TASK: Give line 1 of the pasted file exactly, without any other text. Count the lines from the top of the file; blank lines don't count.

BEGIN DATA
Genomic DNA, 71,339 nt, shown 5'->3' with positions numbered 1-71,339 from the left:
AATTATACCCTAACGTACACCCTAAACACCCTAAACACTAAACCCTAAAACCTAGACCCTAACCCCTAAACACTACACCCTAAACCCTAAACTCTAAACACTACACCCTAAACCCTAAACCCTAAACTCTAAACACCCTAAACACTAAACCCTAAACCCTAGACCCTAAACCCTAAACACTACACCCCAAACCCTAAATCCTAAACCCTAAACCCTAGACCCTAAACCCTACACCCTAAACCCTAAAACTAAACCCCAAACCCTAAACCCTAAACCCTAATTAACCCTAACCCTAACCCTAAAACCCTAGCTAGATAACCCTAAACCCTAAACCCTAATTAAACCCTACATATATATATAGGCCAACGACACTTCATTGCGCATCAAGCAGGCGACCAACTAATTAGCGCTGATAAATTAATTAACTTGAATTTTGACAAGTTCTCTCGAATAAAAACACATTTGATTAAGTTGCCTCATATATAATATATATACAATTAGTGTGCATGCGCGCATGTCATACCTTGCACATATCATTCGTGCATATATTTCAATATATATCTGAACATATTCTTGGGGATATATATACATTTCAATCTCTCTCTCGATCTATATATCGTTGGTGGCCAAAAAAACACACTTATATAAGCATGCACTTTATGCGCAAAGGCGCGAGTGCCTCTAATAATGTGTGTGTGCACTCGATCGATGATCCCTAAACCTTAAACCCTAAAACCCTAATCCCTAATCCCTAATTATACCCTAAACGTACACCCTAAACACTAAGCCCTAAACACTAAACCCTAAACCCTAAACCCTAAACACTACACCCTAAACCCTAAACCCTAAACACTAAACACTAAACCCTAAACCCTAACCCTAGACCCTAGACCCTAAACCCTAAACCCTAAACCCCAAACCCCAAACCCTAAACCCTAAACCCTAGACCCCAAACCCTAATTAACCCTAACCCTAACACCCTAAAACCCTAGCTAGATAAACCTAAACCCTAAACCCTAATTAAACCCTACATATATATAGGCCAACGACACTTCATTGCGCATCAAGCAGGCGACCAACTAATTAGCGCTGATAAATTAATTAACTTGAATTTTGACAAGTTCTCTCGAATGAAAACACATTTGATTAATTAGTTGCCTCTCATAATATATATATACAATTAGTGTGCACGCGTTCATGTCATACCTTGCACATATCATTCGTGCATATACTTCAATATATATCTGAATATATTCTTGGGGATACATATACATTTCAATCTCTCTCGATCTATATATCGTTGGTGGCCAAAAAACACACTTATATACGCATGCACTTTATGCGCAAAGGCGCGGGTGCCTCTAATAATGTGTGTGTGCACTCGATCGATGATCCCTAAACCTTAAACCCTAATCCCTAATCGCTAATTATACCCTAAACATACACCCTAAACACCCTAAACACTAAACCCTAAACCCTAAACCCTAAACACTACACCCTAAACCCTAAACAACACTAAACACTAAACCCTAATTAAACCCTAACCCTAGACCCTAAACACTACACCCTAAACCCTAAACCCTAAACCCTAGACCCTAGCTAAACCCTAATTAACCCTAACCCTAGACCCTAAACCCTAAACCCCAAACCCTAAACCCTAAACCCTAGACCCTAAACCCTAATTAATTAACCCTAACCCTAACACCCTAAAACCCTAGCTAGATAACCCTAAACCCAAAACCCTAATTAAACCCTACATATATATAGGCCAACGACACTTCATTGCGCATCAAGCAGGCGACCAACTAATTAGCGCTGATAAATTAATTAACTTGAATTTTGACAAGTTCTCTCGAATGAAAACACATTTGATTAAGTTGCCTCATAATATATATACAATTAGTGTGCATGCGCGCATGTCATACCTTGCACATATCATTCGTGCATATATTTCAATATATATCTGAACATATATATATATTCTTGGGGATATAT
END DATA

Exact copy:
Genomic DNA, 71,339 nt, shown 5'->3' with positions numbered 1-71,339 from the left: